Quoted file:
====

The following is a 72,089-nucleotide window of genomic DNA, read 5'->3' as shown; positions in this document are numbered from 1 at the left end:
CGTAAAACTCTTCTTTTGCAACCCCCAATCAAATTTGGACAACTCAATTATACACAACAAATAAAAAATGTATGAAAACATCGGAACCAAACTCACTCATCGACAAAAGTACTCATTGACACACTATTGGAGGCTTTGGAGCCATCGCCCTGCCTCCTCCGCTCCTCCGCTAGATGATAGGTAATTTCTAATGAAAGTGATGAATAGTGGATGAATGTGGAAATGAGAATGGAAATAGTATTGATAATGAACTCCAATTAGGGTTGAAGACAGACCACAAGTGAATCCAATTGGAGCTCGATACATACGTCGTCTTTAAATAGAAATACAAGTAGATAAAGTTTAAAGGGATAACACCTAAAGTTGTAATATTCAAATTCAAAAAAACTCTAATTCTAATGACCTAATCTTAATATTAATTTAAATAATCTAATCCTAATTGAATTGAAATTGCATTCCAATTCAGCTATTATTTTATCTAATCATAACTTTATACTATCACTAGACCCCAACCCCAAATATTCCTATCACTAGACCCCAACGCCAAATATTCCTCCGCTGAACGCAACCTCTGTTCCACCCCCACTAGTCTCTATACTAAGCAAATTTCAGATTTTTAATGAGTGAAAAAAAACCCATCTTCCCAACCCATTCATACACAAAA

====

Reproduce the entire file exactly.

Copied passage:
The following is a 72,089-nucleotide window of genomic DNA, read 5'->3' as shown; positions in this document are numbered from 1 at the left end:
CGTAAAACTCTTCTTTTGCAACCCCCAATCAAATTTGGACAACTCAATTATACACAACAAATAAAAAATGTATGAAAACATCGGAACCAAACTCACTCATCGACAAAAGTACTCATTGACACACTATTGGAGGCTTTGGAGCCATCGCCCTGCCTCCTCCGCTCCTCCGCTAGATGATAGGTAATTTCTAATGAAAGTGATGAATAGTGGATGAATGTGGAAATGAGAATGGAAATAGTATTGATAATGAACTCCAATTAGGGTTGAAGACAGACCACAAGTGAATCCAATTGGAGCTCGATACATACGTCGTCTTTAAATAGAAATACAAGTAGATAAAGTTTAAAGGGATAACACCTAAAGTTGTAATATTCAAATTCAAAAAAACTCTAATTCTAATGACCTAATCTTAATATTAATTTAAATAATCTAATCCTAATTGAATTGAAATTGCATTCCAATTCAGCTATTATTTTATCTAATCATAACTTTATACTATCACTAGACCCCAACCCCAAATATTCCTATCACTAGACCCCAACGCCAAATATTCCTCCGCTGAACGCAACCTCTGTTCCACCCCCACTAGTCTCTATACTAAGCAAATTTCAGATTTTTAATGAGTGAAAAAAAACCCATCTTCCCAACCCATTCATACACAAAA